accompanying insomnia. He recognized also morbid illusions. He

recommended lotions and salves for the treatment of some eye diseases.

Although Celsus practised phlebotomy, he discountenanced very strongly

its excessive use. The physicians in Rome, in his time, carried bleeding

to great extremes. "It is not," wrote Celsus, "a new thing to let blood

from the veins, but it is new that there is scarcely a malady in which

blood is not drawn. Formerly they bled young men, and women who were not

pregnant, but it had not been seen till our days that children, pregnant

women, and old men were bled." The reason for bleeding the strong and

plethoric was to afford outlet to an excessive supply of blood, and the

weak and anaemic were similarly treated to get rid of evil humours, so

that hardly any sick person could escape this drastic treatment.

Emetics were greatly used in the time of Celsus. Voluptuaries made use

of them to excite an appetite for food, and they used them after eating

heavy meals to prepare the stomach for a second bout of gluttony. Many

gourmands took an emetic daily. Celsus said that emetics should not be

used as a frequent practice if the attainment of old age was desired.

Celsus excelled as a compiler, and had the faculty of selecting the most

admirable contributions to the art of healing from previous medical

writers. His writings also give an account of what was best in the

medical practice of Rome about his own time. He had a great love for

learning, and it is remarkable that he was attracted to the study of

medicine, for he was a patrician, and members of his class considered

study of that kind beneath the dignity of their rank.

In the Augustan age, when literature in Rome reached its highest level,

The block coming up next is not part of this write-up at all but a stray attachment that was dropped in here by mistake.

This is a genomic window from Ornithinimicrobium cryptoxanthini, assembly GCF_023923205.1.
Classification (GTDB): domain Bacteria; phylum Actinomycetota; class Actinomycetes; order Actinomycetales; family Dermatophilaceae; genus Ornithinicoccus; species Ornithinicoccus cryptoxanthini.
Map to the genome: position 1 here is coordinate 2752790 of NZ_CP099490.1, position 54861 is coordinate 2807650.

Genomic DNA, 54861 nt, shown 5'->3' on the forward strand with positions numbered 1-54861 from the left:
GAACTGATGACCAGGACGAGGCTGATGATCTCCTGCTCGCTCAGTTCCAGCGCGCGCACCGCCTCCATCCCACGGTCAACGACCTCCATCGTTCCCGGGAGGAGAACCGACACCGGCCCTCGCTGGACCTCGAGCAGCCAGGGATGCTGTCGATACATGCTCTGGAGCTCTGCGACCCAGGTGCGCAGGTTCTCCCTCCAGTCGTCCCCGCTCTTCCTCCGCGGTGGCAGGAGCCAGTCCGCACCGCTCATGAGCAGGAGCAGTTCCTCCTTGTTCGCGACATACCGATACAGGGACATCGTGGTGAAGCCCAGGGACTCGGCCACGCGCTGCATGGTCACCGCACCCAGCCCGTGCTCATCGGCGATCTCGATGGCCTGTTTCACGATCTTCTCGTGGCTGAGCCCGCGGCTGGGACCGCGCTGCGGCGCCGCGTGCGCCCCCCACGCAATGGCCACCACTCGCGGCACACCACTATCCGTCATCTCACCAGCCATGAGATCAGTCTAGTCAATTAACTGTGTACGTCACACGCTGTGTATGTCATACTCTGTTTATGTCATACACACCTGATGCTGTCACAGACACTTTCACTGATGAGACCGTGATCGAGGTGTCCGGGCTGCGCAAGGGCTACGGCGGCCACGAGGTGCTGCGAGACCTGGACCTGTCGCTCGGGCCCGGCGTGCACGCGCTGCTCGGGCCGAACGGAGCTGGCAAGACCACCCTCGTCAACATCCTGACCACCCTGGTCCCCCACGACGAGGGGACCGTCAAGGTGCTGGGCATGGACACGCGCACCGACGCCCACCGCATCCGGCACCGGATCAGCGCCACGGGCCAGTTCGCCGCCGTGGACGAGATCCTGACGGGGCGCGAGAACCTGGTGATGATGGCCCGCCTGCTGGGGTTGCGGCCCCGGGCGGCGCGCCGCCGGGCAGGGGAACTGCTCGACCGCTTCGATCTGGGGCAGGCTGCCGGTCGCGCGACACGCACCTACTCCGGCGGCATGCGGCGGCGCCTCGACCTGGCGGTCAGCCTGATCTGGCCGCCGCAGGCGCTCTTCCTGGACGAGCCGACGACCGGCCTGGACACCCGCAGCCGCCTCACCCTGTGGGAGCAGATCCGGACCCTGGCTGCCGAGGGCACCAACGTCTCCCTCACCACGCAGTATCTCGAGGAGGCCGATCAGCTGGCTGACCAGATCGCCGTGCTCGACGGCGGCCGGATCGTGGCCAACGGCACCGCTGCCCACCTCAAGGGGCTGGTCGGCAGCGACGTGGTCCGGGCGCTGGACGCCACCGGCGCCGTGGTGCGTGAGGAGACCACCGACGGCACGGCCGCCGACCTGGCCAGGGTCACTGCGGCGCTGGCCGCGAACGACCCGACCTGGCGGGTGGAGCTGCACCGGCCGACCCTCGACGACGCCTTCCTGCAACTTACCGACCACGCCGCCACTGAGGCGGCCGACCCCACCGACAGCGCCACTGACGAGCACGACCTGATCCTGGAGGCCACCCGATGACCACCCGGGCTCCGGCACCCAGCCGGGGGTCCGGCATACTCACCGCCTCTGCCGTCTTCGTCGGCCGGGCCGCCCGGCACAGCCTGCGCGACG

the literary style of Celsus was fit to be classed with that of the

great writers of his time. He was never quoted as a great authority on

medicine or surgery by later medical writers; and Pliny refers to him as

a literary man, and not as a practising physician. From the fact that

he elaborated no new system, and founded no new medical sect, it is not

strange that he had no disciples.

In later centuries his works were used as a textbook for students, not

only for the information they supplied, but also because of their

excellence as literature.

Parts of the foregoing synopsis of the writings of Celsus are drawn from

the writings of Hermann Baas and of Berdoe.

Meges of Sidon (20 B.C.) was a famous surgeon who practised in Rome

shortly before the time of Celsus. He was regarded by Celsus as the most

skilful surgeon of that period, and his works, of which nothing now

remains, were quoted by Celsus, and also referred to by Pliny. Meges was

a follower of Themison. He is said to have invented instruments used in

cutting for stone, and he wrote on tumours of the breast and dislocation

of the knee. There have been several famous doctors called Eudemus.

One of these was an anatomist in the third century before Christ, and a

contemporary, according to Galen, of Herophilus and Erasistratus. He

gave great attention to the anatomy and physiology of the nervous

system. There was, however, another Eudemus, a physician of Rome, who

became entangled in an intrigue with the wife of the son of the Emperor

Tiberius. He aided her in an attempt to poison her husband in A.D. 23.

He was put to torture, and finally executed by order of Tiberius.

Apollonius of Tyana was born four years before the Christian era, in

the time of Augustus Caesar, and is known chiefly for the parallel that

has been drawn by ancient and modern writers between his supposed

miracles and those of the Saviour. His doings as described by

Philostratus are extraordinary and incredible, and he was put forward by